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Do blokes even have a pelvic floor?

By October 29, 2019June 11th, 2024Pelvic Floor

Short answer….yes!

Mens Pelvic FloorAs a pelvic floor physiotherapist, I treat both men and women for pelvic floor complaints, but my male patients are frequently the most surprised to learn they even have a pelvic floor!

So, what exactly is the pelvic floor?

The pelvic floor muscles (PFM) are found deep inside the pelvis. Much like a muscular ‘hammock’, they extend from the pubic bone at the front to the tail bone at the back and from side to side of the pelvis. The PFM…

  • Support the pelvic organs
  • Control the bladder and flow of urine
  • Control bowel opening (stool & wind)
  • Help gain & maintain erections
  • Assist abdominal, hip and back muscles to control the movement of the hip joints


What happens if my pelvic floor is not up to scratch?

Like any muscle in the body, the PFM can become weak, tight, uncoordinated, or damaged. PFM problems in men can involve:

  • urine leakage
  • urinary urgency &/or frequency
  • problems with urine control after prostate surgery
  • difficulty controlling wind
  • bowel leakage
  • constipation or problems with bowel emptying
  • pelvic pain (e.g. of scrotum, penis, anus, groin, abdomen, bladder etc.)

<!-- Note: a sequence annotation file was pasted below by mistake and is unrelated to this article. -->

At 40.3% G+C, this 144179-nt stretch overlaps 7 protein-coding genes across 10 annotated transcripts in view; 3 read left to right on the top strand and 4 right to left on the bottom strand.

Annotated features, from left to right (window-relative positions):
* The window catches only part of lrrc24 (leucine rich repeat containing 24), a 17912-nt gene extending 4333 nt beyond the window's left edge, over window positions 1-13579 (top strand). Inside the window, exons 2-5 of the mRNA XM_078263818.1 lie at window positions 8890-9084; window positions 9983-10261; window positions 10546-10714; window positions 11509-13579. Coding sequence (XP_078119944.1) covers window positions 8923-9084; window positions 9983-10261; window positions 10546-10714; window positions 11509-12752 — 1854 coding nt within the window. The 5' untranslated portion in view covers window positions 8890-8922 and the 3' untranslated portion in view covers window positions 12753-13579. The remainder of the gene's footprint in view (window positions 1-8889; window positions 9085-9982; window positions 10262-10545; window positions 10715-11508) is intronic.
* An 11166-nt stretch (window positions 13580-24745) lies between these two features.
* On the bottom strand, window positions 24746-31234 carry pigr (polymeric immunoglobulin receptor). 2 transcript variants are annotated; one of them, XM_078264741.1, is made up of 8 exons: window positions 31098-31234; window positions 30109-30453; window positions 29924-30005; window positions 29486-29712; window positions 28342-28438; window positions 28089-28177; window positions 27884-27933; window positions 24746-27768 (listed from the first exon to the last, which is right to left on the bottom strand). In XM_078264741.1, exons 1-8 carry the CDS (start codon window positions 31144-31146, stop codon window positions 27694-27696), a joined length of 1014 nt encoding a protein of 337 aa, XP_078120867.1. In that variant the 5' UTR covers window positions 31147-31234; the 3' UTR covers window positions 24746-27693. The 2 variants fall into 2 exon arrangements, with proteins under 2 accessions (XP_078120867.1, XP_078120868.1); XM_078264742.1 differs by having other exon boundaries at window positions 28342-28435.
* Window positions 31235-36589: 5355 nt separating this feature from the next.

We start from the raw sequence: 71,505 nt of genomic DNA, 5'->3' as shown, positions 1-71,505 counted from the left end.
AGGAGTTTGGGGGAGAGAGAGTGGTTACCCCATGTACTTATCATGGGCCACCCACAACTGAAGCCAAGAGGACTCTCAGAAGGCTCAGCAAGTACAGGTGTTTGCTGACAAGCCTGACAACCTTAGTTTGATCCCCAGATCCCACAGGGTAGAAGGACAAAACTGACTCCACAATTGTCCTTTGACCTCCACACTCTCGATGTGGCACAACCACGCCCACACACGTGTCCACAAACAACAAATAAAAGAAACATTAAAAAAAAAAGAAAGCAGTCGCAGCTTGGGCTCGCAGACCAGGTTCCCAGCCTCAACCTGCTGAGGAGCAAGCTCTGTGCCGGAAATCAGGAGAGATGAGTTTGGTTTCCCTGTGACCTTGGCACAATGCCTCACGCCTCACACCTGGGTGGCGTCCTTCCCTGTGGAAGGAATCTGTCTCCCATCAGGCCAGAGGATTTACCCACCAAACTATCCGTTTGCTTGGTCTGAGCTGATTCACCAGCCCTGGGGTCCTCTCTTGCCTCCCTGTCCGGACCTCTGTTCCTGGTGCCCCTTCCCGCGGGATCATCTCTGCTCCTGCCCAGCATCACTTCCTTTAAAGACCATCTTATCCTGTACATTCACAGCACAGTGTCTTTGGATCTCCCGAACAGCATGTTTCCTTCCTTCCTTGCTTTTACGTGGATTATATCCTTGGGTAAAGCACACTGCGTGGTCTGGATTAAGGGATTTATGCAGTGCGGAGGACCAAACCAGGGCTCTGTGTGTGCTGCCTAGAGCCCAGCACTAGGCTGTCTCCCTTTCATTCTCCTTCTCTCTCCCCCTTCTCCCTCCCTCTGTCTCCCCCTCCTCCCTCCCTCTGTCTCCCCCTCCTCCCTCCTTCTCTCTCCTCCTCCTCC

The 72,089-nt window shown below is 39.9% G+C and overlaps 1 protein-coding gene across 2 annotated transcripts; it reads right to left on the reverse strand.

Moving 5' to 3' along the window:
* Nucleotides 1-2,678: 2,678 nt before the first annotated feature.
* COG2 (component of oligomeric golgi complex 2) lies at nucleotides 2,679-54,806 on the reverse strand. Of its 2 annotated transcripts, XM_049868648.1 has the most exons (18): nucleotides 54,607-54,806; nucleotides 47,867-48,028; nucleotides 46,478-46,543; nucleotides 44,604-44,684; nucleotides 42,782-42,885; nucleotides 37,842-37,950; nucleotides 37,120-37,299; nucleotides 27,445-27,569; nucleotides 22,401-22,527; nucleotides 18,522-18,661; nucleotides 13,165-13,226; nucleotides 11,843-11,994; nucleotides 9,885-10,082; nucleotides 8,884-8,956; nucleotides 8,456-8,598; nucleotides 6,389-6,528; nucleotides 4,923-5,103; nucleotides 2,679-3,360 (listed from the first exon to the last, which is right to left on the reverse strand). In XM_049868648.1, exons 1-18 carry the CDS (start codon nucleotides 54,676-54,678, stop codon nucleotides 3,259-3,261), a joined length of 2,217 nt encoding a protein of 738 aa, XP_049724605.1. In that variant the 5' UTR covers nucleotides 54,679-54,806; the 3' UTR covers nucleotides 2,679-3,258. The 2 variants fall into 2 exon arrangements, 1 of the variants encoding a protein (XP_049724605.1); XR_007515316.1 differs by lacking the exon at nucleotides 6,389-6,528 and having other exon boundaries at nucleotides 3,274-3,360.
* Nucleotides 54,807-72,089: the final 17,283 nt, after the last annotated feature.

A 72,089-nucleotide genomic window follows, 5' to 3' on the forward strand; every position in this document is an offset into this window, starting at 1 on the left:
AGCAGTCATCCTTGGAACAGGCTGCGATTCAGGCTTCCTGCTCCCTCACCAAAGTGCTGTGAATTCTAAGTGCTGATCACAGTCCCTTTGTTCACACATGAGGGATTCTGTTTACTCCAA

• erectile dysfunction


How can I find out if my PFM is working properly?

The least invasive way to assess male PFM function is via real time ultrasound (RTUS). This is a simple procedure conducted by your pelvic floor physiotherapist where an ultrasound probe is held externally on the skin. The PFM can then be visualised on screen in real-time and assessed ‘in action. RTUS is also an excellent tool to provide feedback for training correct PFM contraction techniques.


How can I improve my pelvic floor?

The PFM can be strengthened by special exercises. Like all exercises, PFM exercises are most effective when individually tailored and monitored. However, some men don’t need strengthening at all, but rather require relaxation & stretching for a tight PFM. Others may need to work more on PFM coordination. An accurate assessment by a pelvic floor physiotherapist experienced in assessing and treating men is a great place to start to journey of improving your PFM function.


Written by:

Liane Fenwick APAM
Pelvic Floor Physiotherapist – MGS Physiotherapy (Mona Vale & Manly)
B.App.Sc (Physiotherapy)
Grad Cert (Pelvic Floor Physio)
Prof Cert (Prolapse Management)
Grad Cert (Exercise & Women’s Health)
Grad Cert (Nutrition)
Grad Dip (Ergonomics)